In the US, Wood Mackenzie’s base case forecast is that nuclear generation will remain steady over the next three decades, with financial support and regulators helping most existing plants to stay open, and new SMRs replacing any that are shut down. But that base case projects that zero-carbon generation will provide about 67% of US electricity in 2035, well short of the Biden administration’s goal that the entire power sector should have net zero emissions by then.
Scaling up deployment of SMRs to the point that they can make a material difference to US power supplies in that timeframe will not be easy, says Brian McIntosh, research director for Wood Mackenzie’s North America Power Service. TerraPower, which aims to have the first new SMR operational in the US, plans to have its first Natrium reactor completed by 2028. But in any realistic scenario for coming even close to net zero for power by 2035, nuclear generation is likely to have to increase.
Nuclear plants that can take more than a decade to build and can have expected working lives of up to 100 years do not tend to fit well with politicians’ typically short-term time horizons. But climate change is a problem that demands a longer-term perspective. There have been false starts before, but conditions for a new wave of investment in nuclear plants may be starting to come together.
The COP26 climate summit in Glasgow, billed by President Biden’s climate envoy John Kerry as “the last best hope for the world to get its act together”, is now just ten days away, and the signs of discord among the key participants have been growing. President Vladimir Putin of Russia will not attend the talks in person, while President Xi Jinping of China has not confirmed whether or not he will go, but is seen as unlikely to make the trip. President Biden’s hopes of setting the US on course for a steep reduction in emissions have been badly dented by his inability to win sufficient support in the Senate for his flagship climate policy, the Clean Electricity Payment Program.
Meanwhile, some of the business sponsors of the event, including the broadcaster Sky, have reportedly complained that the conference was being “mismanaged”.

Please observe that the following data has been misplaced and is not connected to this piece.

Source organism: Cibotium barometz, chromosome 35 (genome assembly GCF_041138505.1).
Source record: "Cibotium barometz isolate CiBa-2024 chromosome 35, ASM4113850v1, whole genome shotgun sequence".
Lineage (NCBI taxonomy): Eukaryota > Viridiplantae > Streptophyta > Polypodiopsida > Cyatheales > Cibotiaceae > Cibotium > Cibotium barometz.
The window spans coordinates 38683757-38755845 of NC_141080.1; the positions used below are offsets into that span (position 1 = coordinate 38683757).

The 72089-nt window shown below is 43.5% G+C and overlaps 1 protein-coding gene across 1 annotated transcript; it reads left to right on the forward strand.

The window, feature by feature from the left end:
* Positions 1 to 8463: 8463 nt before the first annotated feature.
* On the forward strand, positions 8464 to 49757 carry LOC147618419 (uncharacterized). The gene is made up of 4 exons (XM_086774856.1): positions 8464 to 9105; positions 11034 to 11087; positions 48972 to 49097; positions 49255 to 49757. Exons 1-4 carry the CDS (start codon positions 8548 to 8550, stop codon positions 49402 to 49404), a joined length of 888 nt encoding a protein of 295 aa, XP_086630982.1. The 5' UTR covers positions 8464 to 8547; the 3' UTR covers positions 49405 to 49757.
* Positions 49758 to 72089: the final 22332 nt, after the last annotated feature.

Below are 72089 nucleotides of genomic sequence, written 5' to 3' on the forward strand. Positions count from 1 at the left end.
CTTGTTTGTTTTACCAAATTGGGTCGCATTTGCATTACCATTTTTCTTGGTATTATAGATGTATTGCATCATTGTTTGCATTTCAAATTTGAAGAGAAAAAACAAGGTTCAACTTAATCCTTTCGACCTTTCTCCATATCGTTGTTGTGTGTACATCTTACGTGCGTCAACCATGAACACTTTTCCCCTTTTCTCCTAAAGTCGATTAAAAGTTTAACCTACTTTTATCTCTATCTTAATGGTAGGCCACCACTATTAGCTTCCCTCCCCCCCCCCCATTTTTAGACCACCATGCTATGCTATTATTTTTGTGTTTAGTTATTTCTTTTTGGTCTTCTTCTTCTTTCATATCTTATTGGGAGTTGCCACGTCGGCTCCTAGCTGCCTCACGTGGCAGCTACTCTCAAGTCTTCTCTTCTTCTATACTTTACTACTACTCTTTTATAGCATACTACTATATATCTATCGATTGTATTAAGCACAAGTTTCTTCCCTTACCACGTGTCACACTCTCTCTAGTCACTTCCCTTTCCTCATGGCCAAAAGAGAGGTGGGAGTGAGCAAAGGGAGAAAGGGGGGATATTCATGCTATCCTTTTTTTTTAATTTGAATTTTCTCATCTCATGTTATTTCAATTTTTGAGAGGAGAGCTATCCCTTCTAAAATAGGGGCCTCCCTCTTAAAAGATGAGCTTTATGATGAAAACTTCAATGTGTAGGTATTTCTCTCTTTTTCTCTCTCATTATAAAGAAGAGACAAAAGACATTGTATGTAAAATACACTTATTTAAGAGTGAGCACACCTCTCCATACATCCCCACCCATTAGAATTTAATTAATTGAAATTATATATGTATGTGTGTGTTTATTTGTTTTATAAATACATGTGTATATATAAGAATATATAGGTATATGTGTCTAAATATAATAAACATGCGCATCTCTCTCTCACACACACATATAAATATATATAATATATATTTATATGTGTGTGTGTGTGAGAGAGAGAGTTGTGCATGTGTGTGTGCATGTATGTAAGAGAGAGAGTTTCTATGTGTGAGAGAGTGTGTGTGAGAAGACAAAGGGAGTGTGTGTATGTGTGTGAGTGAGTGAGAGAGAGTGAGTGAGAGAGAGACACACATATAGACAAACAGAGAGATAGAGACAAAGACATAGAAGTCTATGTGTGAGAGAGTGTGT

China’s government has ordered the country’s mines to “produce as much coal as possible” to build up inventories as winter approaches.
Sinopec of China has signed long-term deals to buy 5 million tonnes per year of US LNG from Venture Global, which is developing two export facilities in Louisiana. Frank Harris, Wood Mackenzie’s head of global LNG consulting, commented: “If Chinese buyers are now ready to sign long-term US deals again, it’s hugely significant for US LNG players in terms of supporting development of new capacity.” Earlier this month, Cheniere Energy of the US announced a 13-year contract to sell 0.9 million tonnes per year of LNG to China’s ENN.
India is considering creating strategic reserves of gas and imported coal to help cushion the impact of price shocks, the country’s power minister has said.
Germany’s centre-left SPD, the free-market centrist FDP and the Greens have agreed to start coalition talks that are expected to result in the SPD’s Olaf Scholz becoming the country’s next chancellor. Their joint statement included a plan to bring forward the shutdown of all Germany’s coal-fired power plants from 2038 to 2030, acknowledging that “this requires the massive expansion of renewables and the construction of modern gas-fired power plants in order to meet the rising demand for electricity and energy over the next decade at competitive prices.”
Saudi Arabia’s Public Investment Fund has an interesting idea for redeploying oil industry expertise in other sectors: it has launched a plan for an oil-related theme park, “inspired” by offshore platforms. The “extreme park”, covering 37 acres, will have three hotels, 11 restaurants, and activities including roller coaster rides, bungee jumping and skydiving.